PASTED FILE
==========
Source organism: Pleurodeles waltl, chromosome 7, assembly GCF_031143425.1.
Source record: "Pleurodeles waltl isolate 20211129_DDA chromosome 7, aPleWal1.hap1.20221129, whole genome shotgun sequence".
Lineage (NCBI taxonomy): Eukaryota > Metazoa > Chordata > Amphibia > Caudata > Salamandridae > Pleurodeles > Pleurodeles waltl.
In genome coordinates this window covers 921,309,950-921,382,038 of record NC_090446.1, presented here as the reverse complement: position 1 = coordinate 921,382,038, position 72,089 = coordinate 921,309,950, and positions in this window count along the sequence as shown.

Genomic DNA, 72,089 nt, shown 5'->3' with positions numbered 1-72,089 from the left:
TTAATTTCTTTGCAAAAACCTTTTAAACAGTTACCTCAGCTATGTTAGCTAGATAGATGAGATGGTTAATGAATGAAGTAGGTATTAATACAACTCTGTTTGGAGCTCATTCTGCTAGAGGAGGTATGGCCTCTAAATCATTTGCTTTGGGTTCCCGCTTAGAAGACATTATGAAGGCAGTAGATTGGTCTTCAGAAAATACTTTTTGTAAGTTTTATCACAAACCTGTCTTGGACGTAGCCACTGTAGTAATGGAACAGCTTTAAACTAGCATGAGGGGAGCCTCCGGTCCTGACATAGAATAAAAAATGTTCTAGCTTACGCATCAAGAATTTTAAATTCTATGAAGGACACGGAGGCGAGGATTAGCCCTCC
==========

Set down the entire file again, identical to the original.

Source organism: Pleurodeles waltl, chromosome 7, assembly GCF_031143425.1.
Source record: "Pleurodeles waltl isolate 20211129_DDA chromosome 7, aPleWal1.hap1.20221129, whole genome shotgun sequence".
Lineage (NCBI taxonomy): Eukaryota > Metazoa > Chordata > Amphibia > Caudata > Salamandridae > Pleurodeles > Pleurodeles waltl.
In genome coordinates this window covers 921,309,950-921,382,038 of record NC_090446.1, presented here as the reverse complement: position 1 = coordinate 921,382,038, position 72,089 = coordinate 921,309,950, and positions in this window count along the sequence as shown.

Genomic DNA, 72,089 nt, shown 5'->3' with positions numbered 1-72,089 from the left:
TTAATTTCTTTGCAAAAACCTTTTAAACAGTTACCTCAGCTATGTTAGCTAGATAGATGAGATGGTTAATGAATGAAGTAGGTATTAATACAACTCTGTTTGGAGCTCATTCTGCTAGAGGAGGTATGGCCTCTAAATCATTTGCTTTGGGTTCCCGCTTAGAAGACATTATGAAGGCAGTAGATTGGTCTTCAGAAAATACTTTTTGTAAGTTTTATCACAAACCTGTCTTGGACGTAGCCACTGTAGTAATGGAACAGCTTTAAACTAGCATGAGGGGAGCCTCCGGTCCTGACATAGAATAAAAAATGTTCTAGCTTACGCATCAAGAATTTTAAATTCTATGAAGGACACGGAGGCGAGGATTAGCCCTCC